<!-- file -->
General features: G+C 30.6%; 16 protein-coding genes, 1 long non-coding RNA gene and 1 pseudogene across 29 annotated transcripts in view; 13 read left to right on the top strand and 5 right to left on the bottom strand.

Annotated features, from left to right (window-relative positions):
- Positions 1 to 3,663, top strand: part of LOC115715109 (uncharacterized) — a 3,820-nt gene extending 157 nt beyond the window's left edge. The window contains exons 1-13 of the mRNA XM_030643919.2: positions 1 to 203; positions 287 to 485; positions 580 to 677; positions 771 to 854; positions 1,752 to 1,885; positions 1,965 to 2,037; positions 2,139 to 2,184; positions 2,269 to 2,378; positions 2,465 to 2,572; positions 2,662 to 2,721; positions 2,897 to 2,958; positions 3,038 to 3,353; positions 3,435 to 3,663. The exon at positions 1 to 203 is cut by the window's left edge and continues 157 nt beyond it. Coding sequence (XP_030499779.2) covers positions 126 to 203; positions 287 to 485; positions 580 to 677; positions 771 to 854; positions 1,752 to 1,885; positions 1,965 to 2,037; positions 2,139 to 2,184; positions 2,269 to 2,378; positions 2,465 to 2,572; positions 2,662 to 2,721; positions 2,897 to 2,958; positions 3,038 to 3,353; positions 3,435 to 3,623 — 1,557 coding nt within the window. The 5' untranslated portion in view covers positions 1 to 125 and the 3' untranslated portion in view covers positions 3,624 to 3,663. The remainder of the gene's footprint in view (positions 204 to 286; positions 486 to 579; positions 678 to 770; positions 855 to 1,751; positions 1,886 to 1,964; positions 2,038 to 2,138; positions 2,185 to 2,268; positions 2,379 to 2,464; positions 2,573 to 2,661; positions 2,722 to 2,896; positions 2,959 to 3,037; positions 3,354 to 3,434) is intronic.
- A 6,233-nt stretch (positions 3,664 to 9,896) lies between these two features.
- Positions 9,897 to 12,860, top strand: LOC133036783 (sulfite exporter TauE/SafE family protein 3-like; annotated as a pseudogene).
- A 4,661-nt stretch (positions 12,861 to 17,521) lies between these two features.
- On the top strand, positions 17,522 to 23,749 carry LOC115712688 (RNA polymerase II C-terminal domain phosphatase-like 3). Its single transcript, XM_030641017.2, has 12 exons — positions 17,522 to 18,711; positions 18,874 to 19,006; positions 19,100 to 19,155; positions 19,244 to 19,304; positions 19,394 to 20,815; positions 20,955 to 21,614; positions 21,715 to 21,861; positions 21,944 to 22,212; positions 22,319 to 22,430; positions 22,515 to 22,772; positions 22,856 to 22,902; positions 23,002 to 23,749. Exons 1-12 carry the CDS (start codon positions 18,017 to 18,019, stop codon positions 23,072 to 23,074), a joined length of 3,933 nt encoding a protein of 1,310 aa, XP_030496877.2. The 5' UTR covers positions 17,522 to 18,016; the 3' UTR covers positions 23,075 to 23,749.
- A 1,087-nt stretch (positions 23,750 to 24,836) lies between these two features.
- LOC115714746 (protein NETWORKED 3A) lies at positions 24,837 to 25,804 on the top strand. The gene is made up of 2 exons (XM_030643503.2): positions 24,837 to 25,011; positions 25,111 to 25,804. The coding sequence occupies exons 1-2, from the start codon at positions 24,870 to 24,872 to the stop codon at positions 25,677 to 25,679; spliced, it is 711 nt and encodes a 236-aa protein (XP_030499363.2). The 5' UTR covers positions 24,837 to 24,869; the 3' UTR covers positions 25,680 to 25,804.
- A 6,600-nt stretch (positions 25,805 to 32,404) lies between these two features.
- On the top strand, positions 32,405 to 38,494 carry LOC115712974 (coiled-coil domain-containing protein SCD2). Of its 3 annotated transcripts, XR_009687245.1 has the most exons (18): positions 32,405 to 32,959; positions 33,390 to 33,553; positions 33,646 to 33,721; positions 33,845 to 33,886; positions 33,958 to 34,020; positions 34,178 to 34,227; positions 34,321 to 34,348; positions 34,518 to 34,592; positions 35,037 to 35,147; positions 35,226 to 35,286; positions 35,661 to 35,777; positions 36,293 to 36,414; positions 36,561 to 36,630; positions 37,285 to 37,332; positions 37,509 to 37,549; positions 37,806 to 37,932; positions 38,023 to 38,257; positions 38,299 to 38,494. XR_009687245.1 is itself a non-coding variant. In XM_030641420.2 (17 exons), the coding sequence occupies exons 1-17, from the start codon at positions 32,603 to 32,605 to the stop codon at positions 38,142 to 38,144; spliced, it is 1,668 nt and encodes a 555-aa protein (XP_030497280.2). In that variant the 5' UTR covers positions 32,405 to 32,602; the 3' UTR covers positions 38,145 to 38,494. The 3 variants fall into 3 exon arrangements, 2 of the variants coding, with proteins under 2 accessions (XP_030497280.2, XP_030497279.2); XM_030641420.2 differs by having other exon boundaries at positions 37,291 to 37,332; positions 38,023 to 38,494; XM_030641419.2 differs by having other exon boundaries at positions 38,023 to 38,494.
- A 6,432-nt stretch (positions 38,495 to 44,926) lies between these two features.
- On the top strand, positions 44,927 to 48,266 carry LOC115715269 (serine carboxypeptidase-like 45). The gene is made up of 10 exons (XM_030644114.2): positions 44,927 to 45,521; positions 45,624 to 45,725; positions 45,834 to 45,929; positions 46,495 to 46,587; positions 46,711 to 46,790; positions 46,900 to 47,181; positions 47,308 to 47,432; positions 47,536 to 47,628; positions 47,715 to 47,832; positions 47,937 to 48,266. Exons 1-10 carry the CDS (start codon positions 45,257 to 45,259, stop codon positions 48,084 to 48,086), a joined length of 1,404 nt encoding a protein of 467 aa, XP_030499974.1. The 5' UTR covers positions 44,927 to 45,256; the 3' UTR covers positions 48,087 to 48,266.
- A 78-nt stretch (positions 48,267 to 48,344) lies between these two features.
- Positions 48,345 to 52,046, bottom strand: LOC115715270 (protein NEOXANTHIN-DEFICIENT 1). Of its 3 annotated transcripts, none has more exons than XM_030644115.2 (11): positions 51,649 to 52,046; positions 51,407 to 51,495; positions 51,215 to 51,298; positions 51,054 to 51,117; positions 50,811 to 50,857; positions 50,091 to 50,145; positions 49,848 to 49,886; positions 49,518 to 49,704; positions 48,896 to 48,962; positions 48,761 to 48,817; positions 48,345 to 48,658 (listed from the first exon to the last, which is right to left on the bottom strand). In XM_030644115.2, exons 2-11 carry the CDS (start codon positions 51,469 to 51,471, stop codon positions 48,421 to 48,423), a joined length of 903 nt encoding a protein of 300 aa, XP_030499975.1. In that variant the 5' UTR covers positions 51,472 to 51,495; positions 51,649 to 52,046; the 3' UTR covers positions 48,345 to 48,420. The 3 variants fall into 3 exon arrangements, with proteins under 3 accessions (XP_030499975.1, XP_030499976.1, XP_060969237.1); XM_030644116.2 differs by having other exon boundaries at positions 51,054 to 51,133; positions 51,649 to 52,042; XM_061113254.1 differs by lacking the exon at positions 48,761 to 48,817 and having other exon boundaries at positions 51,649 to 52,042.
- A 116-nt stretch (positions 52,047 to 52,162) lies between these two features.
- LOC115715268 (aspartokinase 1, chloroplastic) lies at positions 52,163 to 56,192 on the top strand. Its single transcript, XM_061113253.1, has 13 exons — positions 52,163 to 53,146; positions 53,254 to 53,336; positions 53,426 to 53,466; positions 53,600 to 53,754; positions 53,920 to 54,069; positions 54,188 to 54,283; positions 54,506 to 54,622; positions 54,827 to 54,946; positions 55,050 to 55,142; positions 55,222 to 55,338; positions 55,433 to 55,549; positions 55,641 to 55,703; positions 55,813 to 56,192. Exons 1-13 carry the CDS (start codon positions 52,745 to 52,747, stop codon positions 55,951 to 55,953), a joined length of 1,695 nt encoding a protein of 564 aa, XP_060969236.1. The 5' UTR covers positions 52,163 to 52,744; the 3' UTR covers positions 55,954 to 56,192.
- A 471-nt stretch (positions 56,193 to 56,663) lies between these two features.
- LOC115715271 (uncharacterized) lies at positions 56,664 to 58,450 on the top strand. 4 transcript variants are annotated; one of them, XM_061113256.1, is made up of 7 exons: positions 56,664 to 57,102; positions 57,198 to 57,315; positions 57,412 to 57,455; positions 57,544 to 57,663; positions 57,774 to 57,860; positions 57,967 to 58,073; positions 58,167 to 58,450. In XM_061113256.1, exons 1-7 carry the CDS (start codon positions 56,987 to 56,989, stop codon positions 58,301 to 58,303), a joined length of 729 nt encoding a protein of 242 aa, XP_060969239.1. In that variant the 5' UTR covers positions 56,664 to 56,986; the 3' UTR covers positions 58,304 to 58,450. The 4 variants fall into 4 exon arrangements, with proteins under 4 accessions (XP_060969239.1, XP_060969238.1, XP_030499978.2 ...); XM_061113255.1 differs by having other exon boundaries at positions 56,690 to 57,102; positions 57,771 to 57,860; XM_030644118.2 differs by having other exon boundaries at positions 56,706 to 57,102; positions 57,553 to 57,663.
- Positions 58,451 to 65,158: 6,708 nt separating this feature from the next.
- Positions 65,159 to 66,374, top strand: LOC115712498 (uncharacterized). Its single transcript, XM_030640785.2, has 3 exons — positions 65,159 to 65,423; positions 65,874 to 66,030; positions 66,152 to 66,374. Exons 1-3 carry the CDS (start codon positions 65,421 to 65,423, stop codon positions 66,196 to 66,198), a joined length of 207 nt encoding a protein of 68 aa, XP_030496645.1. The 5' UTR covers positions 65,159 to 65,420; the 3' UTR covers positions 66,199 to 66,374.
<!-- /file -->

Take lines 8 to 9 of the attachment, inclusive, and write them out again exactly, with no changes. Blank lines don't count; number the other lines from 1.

- A 1,087-nt stretch (positions 23,750 to 24,836) lies between these two features.
- LOC115714746 (protein NETWORKED 3A) lies at positions 24,837 to 25,804 on the top strand. The gene is made up of 2 exons (XM_030643503.2): positions 24,837 to 25,011; positions 25,111 to 25,804. The coding sequence occupies exons 1-2, from the start codon at positions 24,870 to 24,872 to the stop codon at positions 25,677 to 25,679; spliced, it is 711 nt and encodes a 236-aa protein (XP_030499363.2). The 5' UTR covers positions 24,837 to 24,869; the 3' UTR covers positions 25,680 to 25,804.